The Peterson Institute's Adam S. Posen and Marc Hinterschweiger have a couple neat graphs making the case against financial innovation. They did not begin as skeptics. They liked the idea of financial innovation. They believed the promises "that expansion in the use of newer derivatives and the like would lead to an expansion in the country’s capital stock, and that these financial products would be useful to nonfinancial companies, not just to banks." But that didn't happen. Their first graph plots the growth of derivatives against the growth of capital stock. It basically shows a massive rise in fake money that's unconnected to any similar increase in real money.
The second graphic shows the counterparties for derivatives. Again, facts did not match theory:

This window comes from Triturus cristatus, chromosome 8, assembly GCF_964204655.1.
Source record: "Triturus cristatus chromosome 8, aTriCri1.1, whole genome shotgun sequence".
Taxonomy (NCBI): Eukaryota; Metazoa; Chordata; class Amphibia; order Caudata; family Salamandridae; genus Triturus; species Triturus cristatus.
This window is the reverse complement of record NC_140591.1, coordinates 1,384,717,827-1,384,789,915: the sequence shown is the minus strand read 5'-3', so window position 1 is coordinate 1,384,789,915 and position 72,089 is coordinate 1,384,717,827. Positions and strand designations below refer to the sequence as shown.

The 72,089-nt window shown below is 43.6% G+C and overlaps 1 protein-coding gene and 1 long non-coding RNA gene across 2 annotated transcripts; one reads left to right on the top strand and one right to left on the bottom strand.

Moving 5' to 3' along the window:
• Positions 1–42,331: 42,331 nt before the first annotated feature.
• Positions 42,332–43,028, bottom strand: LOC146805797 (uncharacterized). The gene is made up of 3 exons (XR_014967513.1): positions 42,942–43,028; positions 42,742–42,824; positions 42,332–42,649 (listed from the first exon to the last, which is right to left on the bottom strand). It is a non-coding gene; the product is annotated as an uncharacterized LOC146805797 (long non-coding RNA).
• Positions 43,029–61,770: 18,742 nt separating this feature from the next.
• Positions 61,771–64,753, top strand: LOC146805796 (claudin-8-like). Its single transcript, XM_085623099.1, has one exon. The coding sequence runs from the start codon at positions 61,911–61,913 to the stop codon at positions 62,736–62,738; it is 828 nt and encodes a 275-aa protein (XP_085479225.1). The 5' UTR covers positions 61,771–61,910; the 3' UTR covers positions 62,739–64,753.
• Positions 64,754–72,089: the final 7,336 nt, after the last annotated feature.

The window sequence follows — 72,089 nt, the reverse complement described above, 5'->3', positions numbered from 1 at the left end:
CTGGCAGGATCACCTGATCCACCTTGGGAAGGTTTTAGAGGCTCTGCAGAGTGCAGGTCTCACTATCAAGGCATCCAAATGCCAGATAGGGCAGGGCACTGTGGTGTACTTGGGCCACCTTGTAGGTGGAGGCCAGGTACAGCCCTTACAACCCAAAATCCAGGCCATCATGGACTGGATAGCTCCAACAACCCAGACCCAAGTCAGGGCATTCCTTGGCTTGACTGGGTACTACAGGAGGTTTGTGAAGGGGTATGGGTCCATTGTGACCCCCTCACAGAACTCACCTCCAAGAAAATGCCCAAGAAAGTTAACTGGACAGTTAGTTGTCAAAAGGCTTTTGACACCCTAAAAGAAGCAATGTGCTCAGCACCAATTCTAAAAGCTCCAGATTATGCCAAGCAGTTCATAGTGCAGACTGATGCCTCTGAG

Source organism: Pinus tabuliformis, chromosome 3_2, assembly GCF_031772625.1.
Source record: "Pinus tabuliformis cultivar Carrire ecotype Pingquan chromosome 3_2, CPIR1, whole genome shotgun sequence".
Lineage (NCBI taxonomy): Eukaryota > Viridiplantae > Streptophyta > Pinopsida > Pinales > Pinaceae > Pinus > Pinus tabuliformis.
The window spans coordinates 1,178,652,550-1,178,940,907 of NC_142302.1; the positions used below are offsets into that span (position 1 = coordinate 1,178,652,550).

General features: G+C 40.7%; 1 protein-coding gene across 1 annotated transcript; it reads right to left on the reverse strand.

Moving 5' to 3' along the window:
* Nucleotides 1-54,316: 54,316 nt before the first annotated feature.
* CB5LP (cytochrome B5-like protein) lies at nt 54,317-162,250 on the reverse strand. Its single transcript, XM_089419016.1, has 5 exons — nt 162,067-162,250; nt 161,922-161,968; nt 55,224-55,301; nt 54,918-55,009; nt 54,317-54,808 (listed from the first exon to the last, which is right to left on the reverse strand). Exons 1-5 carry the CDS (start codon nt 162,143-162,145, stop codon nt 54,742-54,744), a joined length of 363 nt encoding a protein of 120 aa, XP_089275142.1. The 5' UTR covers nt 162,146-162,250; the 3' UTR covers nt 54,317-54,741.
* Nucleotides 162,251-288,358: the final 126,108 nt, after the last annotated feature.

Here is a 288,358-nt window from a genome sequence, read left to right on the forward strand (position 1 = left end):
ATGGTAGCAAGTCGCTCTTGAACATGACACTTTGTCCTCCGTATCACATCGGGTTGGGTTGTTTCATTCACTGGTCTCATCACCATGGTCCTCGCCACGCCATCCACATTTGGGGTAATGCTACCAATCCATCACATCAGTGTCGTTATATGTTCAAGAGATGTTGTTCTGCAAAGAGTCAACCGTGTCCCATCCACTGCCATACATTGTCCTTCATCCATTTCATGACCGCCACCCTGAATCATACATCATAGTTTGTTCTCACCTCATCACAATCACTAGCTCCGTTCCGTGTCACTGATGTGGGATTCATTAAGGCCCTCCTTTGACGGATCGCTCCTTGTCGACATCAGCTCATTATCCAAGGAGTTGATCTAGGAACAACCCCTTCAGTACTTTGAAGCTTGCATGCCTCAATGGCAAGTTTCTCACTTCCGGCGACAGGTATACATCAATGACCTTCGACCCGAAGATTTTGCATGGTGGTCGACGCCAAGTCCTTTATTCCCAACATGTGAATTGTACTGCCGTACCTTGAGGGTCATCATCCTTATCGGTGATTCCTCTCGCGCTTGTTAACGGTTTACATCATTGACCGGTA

The theory was that financial innovation was making the economy stronger. The fact was that we were inflating the financial sector so it looked bigger. Posen and Hinterschweiger end with an appropriate note of caution. "We are already hearing warnings from the financial industry that government should be careful not to overreach in its attempts at reform, for fear of harming financial innovation," they write. "While that is a worthy principle, our belief is that the record of recent financial innovations acts as a warning to be skeptical about excessive claims that all financial innovation is worthwhile. What was advertised as something to redistribute risk, and thereby increase productive investment, generated little capital formation; what was supposed to benefit nonfinancial businesses was mostly used in a speculative game between financial players."
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